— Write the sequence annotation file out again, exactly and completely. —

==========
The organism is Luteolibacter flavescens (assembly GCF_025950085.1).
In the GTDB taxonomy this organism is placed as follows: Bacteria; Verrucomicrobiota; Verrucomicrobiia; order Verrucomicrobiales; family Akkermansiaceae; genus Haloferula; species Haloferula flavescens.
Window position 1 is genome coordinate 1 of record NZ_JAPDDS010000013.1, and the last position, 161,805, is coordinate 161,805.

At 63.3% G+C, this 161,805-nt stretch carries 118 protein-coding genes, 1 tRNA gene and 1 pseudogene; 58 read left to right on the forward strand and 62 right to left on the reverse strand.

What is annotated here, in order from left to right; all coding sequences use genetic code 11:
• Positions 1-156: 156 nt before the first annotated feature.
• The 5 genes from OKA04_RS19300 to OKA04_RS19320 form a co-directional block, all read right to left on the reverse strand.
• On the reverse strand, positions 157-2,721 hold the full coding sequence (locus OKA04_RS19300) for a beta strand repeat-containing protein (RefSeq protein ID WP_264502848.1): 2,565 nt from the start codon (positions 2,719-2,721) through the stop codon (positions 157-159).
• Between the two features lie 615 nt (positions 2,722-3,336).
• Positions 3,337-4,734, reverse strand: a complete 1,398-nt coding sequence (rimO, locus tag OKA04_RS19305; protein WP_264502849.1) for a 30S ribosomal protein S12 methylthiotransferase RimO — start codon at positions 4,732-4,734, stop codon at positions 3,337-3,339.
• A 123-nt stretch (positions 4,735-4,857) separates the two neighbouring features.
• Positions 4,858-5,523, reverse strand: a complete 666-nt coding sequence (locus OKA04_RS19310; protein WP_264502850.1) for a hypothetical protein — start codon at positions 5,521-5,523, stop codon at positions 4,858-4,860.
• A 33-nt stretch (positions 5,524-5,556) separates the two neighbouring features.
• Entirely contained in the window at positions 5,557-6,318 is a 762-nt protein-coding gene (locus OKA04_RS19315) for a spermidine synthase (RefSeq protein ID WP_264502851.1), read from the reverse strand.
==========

The organism is Luteolibacter flavescens (assembly GCF_025950085.1).
In the GTDB taxonomy this organism is placed as follows: Bacteria; Verrucomicrobiota; Verrucomicrobiia; order Verrucomicrobiales; family Akkermansiaceae; genus Haloferula; species Haloferula flavescens.
Window position 1 is genome coordinate 1 of record NZ_JAPDDS010000013.1, and the last position, 161,805, is coordinate 161,805.

At 63.3% G+C, this 161,805-nt stretch carries 118 protein-coding genes, 1 tRNA gene and 1 pseudogene; 58 read left to right on the forward strand and 62 right to left on the reverse strand.

What is annotated here, in order from left to right; all coding sequences use genetic code 11:
• Positions 1-156: 156 nt before the first annotated feature.
• The 5 genes from OKA04_RS19300 to OKA04_RS19320 form a co-directional block, all read right to left on the reverse strand.
• On the reverse strand, positions 157-2,721 hold the full coding sequence (locus OKA04_RS19300) for a beta strand repeat-containing protein (RefSeq protein ID WP_264502848.1): 2,565 nt from the start codon (positions 2,719-2,721) through the stop codon (positions 157-159).
• Between the two features lie 615 nt (positions 2,722-3,336).
• Positions 3,337-4,734, reverse strand: a complete 1,398-nt coding sequence (rimO, locus tag OKA04_RS19305; protein WP_264502849.1) for a 30S ribosomal protein S12 methylthiotransferase RimO — start codon at positions 4,732-4,734, stop codon at positions 3,337-3,339.
• A 123-nt stretch (positions 4,735-4,857) separates the two neighbouring features.
• Positions 4,858-5,523, reverse strand: a complete 666-nt coding sequence (locus OKA04_RS19310; protein WP_264502850.1) for a hypothetical protein — start codon at positions 5,521-5,523, stop codon at positions 4,858-4,860.
• A 33-nt stretch (positions 5,524-5,556) separates the two neighbouring features.
• Entirely contained in the window at positions 5,557-6,318 is a 762-nt protein-coding gene (locus OKA04_RS19315) for a spermidine synthase (RefSeq protein ID WP_264502851.1), read from the reverse strand.